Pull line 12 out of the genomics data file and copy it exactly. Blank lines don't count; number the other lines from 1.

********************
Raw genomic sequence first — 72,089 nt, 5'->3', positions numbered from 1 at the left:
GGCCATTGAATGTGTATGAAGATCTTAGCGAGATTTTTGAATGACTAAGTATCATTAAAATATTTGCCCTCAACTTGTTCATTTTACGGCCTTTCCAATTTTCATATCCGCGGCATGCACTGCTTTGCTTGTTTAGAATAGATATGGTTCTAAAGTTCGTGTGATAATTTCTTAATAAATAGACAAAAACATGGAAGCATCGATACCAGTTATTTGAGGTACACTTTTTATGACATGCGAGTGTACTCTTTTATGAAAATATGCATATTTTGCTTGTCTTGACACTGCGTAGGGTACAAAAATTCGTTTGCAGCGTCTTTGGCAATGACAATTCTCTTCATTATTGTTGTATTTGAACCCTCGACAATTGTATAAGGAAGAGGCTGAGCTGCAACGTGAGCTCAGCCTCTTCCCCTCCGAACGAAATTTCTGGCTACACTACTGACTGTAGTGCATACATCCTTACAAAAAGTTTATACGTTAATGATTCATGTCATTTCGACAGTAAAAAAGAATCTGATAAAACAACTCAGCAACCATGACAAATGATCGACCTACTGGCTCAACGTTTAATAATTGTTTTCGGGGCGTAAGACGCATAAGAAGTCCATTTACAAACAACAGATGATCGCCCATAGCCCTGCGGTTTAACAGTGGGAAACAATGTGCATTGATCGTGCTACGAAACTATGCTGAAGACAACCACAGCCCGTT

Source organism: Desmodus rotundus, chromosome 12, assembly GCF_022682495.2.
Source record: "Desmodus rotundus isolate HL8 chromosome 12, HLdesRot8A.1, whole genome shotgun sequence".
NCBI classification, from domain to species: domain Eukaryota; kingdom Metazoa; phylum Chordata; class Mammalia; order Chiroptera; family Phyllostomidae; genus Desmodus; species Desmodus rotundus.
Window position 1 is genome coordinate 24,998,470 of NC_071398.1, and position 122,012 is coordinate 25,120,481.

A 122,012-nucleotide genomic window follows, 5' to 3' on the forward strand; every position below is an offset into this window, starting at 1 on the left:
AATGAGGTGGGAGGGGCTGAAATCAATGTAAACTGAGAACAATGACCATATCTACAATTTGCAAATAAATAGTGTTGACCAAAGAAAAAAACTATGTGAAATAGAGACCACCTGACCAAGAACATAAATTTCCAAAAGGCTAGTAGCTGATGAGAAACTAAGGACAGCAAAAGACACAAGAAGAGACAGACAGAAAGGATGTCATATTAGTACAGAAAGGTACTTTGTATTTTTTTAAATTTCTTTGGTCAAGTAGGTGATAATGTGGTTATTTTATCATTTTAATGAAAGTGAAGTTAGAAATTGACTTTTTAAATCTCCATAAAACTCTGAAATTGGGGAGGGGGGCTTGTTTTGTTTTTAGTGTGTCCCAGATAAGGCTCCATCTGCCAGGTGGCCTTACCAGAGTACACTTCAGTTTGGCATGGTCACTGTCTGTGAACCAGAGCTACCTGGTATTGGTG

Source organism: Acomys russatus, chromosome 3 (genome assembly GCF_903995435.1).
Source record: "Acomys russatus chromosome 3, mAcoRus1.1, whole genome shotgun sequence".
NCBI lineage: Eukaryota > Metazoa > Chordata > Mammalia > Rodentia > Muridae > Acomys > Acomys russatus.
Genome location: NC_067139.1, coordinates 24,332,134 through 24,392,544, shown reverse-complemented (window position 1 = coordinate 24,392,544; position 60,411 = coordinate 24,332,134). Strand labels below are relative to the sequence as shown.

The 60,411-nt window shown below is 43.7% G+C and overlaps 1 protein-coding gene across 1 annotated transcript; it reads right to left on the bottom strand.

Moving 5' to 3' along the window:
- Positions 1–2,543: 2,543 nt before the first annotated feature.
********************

Genome location: NC_067139.1, coordinates 24,332,134 through 24,392,544, shown reverse-complemented (window position 1 = coordinate 24,392,544; position 60,411 = coordinate 24,332,134). Strand labels below are relative to the sequence as shown.